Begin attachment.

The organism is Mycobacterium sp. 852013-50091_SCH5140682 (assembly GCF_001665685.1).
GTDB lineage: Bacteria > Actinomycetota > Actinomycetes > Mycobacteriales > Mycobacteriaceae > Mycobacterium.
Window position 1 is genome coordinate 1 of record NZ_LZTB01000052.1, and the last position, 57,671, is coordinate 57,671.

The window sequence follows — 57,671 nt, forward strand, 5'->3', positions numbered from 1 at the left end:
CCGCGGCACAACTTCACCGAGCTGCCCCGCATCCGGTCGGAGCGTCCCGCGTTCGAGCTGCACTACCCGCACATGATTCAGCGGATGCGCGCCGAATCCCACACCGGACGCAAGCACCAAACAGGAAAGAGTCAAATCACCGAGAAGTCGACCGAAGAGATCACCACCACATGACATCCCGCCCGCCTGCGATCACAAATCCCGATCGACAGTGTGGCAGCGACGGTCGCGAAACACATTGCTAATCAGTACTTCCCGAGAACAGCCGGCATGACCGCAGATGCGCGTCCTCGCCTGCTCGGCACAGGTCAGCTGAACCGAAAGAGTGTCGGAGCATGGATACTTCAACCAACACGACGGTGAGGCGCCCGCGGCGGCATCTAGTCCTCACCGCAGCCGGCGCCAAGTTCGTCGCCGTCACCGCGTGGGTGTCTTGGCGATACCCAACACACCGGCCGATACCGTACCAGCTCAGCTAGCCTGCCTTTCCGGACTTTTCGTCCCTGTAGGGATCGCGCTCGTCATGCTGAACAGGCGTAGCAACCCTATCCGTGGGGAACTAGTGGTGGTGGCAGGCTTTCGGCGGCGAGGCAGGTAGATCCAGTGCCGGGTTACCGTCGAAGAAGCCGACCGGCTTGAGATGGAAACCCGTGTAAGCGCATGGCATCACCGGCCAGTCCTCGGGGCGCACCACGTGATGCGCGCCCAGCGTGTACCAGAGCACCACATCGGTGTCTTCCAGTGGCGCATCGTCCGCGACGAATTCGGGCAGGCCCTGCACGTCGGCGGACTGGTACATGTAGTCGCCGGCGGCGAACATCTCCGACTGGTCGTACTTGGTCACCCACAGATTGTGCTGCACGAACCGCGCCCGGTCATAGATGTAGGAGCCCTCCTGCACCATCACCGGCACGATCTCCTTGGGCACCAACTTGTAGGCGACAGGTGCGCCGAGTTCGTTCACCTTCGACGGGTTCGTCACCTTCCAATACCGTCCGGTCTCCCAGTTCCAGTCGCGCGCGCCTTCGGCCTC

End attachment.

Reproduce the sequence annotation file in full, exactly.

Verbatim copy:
The organism is Mycobacterium sp. 852013-50091_SCH5140682 (assembly GCF_001665685.1).
GTDB lineage: Bacteria > Actinomycetota > Actinomycetes > Mycobacteriales > Mycobacteriaceae > Mycobacterium.
Window position 1 is genome coordinate 1 of record NZ_LZTB01000052.1, and the last position, 57,671, is coordinate 57,671.

The window sequence follows — 57,671 nt, forward strand, 5'->3', positions numbered from 1 at the left end:
CCGCGGCACAACTTCACCGAGCTGCCCCGCATCCGGTCGGAGCGTCCCGCGTTCGAGCTGCACTACCCGCACATGATTCAGCGGATGCGCGCCGAATCCCACACCGGACGCAAGCACCAAACAGGAAAGAGTCAAATCACCGAGAAGTCGACCGAAGAGATCACCACCACATGACATCCCGCCCGCCTGCGATCACAAATCCCGATCGACAGTGTGGCAGCGACGGTCGCGAAACACATTGCTAATCAGTACTTCCCGAGAACAGCCGGCATGACCGCAGATGCGCGTCCTCGCCTGCTCGGCACAGGTCAGCTGAACCGAAAGAGTGTCGGAGCATGGATACTTCAACCAACACGACGGTGAGGCGCCCGCGGCGGCATCTAGTCCTCACCGCAGCCGGCGCCAAGTTCGTCGCCGTCACCGCGTGGGTGTCTTGGCGATACCCAACACACCGGCCGATACCGTACCAGCTCAGCTAGCCTGCCTTTCCGGACTTTTCGTCCCTGTAGGGATCGCGCTCGTCATGCTGAACAGGCGTAGCAACCCTATCCGTGGGGAACTAGTGGTGGTGGCAGGCTTTCGGCGGCGAGGCAGGTAGATCCAGTGCCGGGTTACCGTCGAAGAAGCCGACCGGCTTGAGATGGAAACCCGTGTAAGCGCATGGCATCACCGGCCAGTCCTCGGGGCGCACCACGTGATGCGCGCCCAGCGTGTACCAGAGCACCACATCGGTGTCTTCCAGTGGCGCATCGTCCGCGACGAATTCGGGCAGGCCCTGCACGTCGGCGGACTGGTACATGTAGTCGCCGGCGGCGAACATCTCCGACTGGTCGTACTTGGTCACCCACAGATTGTGCTGCACGAACCGCGCCCGGTCATAGATGTAGGAGCCCTCCTGCACCATCACCGGCACGATCTCCTTGGGCACCAACTTGTAGGCGACAGGTGCGCCGAGTTCGTTCACCTTCGACGGGTTCGTCACCTTCCAATACCGTCCGGTCTCCCAGTTCCAGTCGCGCGCGCCTTCGGCCTC